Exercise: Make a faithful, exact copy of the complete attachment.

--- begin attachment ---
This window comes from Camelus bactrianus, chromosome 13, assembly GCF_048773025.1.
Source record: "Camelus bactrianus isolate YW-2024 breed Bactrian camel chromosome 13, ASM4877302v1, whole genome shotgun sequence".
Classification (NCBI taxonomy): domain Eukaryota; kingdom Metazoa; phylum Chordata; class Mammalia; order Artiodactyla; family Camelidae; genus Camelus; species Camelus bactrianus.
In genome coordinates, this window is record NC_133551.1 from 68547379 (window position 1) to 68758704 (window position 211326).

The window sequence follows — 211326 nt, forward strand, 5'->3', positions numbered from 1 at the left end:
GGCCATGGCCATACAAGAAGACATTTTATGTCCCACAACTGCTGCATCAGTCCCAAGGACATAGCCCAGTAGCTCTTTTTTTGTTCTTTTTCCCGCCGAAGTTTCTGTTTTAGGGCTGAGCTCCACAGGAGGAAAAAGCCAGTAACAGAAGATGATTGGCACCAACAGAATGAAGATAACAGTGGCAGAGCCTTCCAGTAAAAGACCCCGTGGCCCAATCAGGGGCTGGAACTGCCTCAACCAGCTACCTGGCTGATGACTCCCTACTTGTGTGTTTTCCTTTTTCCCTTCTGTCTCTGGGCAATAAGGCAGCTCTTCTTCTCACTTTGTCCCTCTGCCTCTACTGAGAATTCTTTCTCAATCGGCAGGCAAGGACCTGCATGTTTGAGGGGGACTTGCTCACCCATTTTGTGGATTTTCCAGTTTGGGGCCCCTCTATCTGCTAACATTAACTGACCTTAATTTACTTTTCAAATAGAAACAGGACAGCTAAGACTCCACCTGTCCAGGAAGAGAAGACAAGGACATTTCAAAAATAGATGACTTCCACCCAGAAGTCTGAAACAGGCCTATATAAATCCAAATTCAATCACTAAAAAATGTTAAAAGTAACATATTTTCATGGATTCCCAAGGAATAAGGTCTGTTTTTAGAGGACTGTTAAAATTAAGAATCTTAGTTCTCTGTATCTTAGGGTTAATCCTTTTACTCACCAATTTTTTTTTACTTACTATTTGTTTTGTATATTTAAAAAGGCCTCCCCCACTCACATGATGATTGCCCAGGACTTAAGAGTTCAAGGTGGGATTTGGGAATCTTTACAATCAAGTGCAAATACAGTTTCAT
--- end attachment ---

This window comes from Camelus bactrianus, chromosome 13, assembly GCF_048773025.1.
Source record: "Camelus bactrianus isolate YW-2024 breed Bactrian camel chromosome 13, ASM4877302v1, whole genome shotgun sequence".
Classification (NCBI taxonomy): domain Eukaryota; kingdom Metazoa; phylum Chordata; class Mammalia; order Artiodactyla; family Camelidae; genus Camelus; species Camelus bactrianus.
In genome coordinates, this window is record NC_133551.1 from 68547379 (window position 1) to 68758704 (window position 211326).

The window sequence follows — 211326 nt, forward strand, 5'->3', positions numbered from 1 at the left end:
GGCCATGGCCATACAAGAAGACATTTTATGTCCCACAACTGCTGCATCAGTCCCAAGGACATAGCCCAGTAGCTCTTTTTTTGTTCTTTTTCCCGCCGAAGTTTCTGTTTTAGGGCTGAGCTCCACAGGAGGAAAAAGCCAGTAACAGAAGATGATTGGCACCAACAGAATGAAGATAACAGTGGCAGAGCCTTCCAGTAAAAGACCCCGTGGCCCAATCAGGGGCTGGAACTGCCTCAACCAGCTACCTGGCTGATGACTCCCTACTTGTGTGTTTTCCTTTTTCCCTTCTGTCTCTGGGCAATAAGGCAGCTCTTCTTCTCACTTTGTCCCTCTGCCTCTACTGAGAATTCTTTCTCAATCGGCAGGCAAGGACCTGCATGTTTGAGGGGGACTTGCTCACCCATTTTGTGGATTTTCCAGTTTGGGGCCCCTCTATCTGCTAACATTAACTGACCTTAATTTACTTTTCAAATAGAAACAGGACAGCTAAGACTCCACCTGTCCAGGAAGAGAAGACAAGGACATTTCAAAAATAGATGACTTCCACCCAGAAGTCTGAAACAGGCCTATATAAATCCAAATTCAATCACTAAAAAATGTTAAAAGTAACATATTTTCATGGATTCCCAAGGAATAAGGTCTGTTTTTAGAGGACTGTTAAAATTAAGAATCTTAGTTCTCTGTATCTTAGGGTTAATCCTTTTACTCACCAATTTTTTTTTACTTACTATTTGTTTTGTATATTTAAAAAGGCCTCCCCCACTCACATGATGATTGCCCAGGACTTAAGAGTTCAAGGTGGGATTTGGGAATCTTTACAATCAAGTGCAAATACAGTTTCAT